Plural of Belief
The Quick AnswerThe plural of belief is beliefs.
The Plural of BeliefThe plural of belief is beliefs.
- I would never die for my beliefs because I might be wrong. (Bertrand Russell)
- You don't have to sacrifice who you are to follow your beliefs. (Bryan Clay)
Are You Good at Plurals?Here's a quick test.
The Standard Rules for Forming the PluralsThe table below shows the standard rules for forming the plurals of nouns in English.
|Type||Example of Type||Forming the Plural||Plural|
|Most Nouns|| lamp
|add s|| lamps
|Noun Ending s, sh, ch, x or z|| bus
|add es|| buses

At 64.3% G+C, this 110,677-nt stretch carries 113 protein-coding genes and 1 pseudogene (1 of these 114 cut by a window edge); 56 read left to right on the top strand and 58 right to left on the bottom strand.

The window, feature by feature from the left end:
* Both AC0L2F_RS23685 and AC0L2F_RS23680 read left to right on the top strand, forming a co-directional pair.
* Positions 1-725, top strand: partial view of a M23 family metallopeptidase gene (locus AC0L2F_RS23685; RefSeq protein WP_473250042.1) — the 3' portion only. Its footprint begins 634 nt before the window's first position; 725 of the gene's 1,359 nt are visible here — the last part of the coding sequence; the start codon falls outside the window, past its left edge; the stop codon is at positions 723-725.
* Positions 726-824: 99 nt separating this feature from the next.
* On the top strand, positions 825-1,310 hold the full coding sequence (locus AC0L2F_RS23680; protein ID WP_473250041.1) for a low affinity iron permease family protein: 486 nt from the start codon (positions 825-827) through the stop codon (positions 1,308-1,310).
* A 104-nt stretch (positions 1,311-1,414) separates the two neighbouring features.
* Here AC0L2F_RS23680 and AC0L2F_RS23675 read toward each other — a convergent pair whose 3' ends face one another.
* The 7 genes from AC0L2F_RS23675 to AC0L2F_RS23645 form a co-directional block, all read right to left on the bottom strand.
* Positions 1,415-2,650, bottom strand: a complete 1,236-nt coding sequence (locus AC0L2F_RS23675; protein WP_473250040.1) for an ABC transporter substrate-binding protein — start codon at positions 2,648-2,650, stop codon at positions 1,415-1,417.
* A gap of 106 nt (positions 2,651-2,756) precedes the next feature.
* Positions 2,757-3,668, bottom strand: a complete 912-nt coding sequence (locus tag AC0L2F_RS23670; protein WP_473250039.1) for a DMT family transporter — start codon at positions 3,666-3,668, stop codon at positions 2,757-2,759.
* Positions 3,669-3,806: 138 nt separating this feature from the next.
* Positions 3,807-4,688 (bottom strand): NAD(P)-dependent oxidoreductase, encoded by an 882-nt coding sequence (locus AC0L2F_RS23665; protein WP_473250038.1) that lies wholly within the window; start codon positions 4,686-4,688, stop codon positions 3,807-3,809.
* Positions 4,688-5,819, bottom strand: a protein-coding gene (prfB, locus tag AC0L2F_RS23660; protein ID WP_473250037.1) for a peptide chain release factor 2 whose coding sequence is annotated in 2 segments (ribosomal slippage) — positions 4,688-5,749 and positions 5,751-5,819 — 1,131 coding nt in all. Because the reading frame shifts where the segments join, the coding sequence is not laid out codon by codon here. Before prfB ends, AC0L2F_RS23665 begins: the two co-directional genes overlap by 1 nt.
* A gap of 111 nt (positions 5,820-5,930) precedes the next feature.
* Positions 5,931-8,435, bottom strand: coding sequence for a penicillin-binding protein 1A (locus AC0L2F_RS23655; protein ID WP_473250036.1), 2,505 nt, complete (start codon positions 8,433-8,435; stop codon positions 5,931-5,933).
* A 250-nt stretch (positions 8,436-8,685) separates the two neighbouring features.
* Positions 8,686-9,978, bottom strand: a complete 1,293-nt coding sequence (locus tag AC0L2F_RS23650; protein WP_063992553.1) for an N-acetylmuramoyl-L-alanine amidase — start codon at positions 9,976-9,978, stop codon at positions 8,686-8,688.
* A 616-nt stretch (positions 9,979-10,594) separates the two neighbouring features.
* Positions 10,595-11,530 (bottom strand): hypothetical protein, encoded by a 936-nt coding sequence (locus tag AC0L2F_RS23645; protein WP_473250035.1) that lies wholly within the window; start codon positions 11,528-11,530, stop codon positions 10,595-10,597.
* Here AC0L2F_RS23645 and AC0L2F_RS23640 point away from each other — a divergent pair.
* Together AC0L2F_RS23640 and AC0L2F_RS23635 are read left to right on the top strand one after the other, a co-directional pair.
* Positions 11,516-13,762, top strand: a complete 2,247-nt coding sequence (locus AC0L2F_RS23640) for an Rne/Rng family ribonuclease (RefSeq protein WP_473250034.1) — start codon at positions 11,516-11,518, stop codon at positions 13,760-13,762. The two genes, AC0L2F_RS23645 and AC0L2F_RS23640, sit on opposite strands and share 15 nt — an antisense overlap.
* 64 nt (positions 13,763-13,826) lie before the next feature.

|Nouns ending [consonant] o|| hero
|add either s or es
(There are no rules for this - you have to know.)
|Nouns ending [vowel] o|| patio
|add s|| patios
|Nouns ending [consonant] y|| story
|change the y to an i and add es|| stories
|Nouns ending [vowel] y|| storey ()
|add s|| storeys
|Nouns ending f or fe|| life
|ves and/or s
(There are no rules - you have to know.)
|some nouns undergo a vowel or letters change||
|More exceptions|| salmon
|some nouns do not change at all|| salmon
Why Is There Confusion over the Plural of Belief?There is confusion because the rule for forming plurals with nouns ending in f or fe isn't straightforward. Most nouns will drop the f or fe and gain a ves. For example:
- Knife becomes knives.
- Leaf becomes leaves.
- Chief becomes chiefs.
- Cliff becomes cliffs.
- Scarf becomes scarfs or scarves.
- Dwarf becomes dwarfs or dwarves.
Of note, the verb to believe (which means to accept a truth without proof) becomes believes in the third person present tense. (For example: Tommy still believes in Santa Claus.)